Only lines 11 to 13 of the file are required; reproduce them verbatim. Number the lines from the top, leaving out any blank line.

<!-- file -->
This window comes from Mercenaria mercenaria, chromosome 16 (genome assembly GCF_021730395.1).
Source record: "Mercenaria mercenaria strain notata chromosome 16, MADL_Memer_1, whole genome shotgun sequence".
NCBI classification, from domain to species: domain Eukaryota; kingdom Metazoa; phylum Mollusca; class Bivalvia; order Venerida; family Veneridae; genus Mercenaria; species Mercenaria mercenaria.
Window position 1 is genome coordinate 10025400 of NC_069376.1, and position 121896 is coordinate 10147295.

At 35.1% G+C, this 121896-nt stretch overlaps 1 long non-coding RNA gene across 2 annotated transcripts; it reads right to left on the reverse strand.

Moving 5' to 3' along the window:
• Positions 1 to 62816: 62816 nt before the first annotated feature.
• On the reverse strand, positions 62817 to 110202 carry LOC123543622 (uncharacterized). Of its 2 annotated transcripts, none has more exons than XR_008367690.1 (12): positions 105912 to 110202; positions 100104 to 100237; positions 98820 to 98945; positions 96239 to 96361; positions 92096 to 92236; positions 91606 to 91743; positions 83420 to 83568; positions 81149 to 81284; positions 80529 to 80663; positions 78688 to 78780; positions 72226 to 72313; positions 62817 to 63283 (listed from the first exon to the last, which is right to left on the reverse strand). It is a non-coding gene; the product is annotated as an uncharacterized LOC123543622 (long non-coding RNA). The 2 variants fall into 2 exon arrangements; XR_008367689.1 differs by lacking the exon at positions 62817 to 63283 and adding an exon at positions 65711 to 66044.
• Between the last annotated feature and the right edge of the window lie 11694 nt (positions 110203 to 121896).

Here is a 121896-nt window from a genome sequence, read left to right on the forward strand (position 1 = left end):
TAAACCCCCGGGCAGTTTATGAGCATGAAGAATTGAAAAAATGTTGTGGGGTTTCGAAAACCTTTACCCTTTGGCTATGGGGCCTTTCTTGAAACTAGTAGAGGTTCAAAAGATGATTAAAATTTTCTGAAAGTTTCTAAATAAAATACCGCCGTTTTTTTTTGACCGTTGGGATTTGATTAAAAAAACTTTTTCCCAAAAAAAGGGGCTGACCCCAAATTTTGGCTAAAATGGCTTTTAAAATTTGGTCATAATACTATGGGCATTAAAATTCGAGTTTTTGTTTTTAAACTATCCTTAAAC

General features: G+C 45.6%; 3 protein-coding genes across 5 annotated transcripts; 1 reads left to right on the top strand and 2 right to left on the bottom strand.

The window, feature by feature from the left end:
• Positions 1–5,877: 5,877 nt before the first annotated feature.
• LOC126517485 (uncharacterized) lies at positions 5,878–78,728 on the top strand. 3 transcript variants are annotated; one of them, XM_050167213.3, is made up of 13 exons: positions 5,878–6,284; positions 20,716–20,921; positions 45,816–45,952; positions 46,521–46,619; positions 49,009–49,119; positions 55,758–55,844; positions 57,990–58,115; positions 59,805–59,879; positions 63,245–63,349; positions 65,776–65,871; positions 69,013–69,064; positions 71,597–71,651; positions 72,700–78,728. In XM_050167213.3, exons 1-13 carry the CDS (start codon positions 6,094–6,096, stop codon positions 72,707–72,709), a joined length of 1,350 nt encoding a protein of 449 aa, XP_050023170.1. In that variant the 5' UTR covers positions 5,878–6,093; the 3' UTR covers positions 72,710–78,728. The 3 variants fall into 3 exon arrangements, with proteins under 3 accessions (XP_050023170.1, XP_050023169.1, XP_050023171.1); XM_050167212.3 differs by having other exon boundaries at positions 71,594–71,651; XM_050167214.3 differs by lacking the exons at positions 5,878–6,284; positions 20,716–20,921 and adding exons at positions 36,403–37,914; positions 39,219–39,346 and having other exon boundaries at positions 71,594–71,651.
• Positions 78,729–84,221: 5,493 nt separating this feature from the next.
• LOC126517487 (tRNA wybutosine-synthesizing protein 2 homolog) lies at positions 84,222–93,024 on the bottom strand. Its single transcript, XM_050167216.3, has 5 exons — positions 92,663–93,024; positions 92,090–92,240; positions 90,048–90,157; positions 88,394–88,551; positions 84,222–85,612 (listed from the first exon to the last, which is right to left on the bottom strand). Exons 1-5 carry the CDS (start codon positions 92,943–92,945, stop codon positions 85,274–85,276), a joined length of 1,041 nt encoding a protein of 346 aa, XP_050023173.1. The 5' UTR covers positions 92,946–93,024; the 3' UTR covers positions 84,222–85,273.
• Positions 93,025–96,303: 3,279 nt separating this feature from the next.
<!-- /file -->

TAAACCCCCGGGCAGTTTATGAGCATGAAGAATTGAAAAAATGTTGTGGGGTTTCGAAAACCTTTACCCTTTGGCTATGGGGCCTTTCTTGAAACTAGTAGAGGTTCAAAAGATGATTAAAATTTTCTGAAAGTTTCTAAATAAAATACCGCCGTTTTTTTTTGACCGTTGGGATTTGATTAAAAAAACTTTTTCCCAAAAAAAGGGGCTGACCCCAAATTTTGGCTAAAATGGCTTTTAAAATTTGGTCATAATACTATGGGCATTAAAATTCGAGTTTTTGTTTTTAAACTATCCTTAAAC

General features: G+C 45.6%; 3 protein-coding genes across 5 annotated transcripts; 1 reads left to right on the top strand and 2 right to left on the bottom strand.

The window, feature by feature from the left end: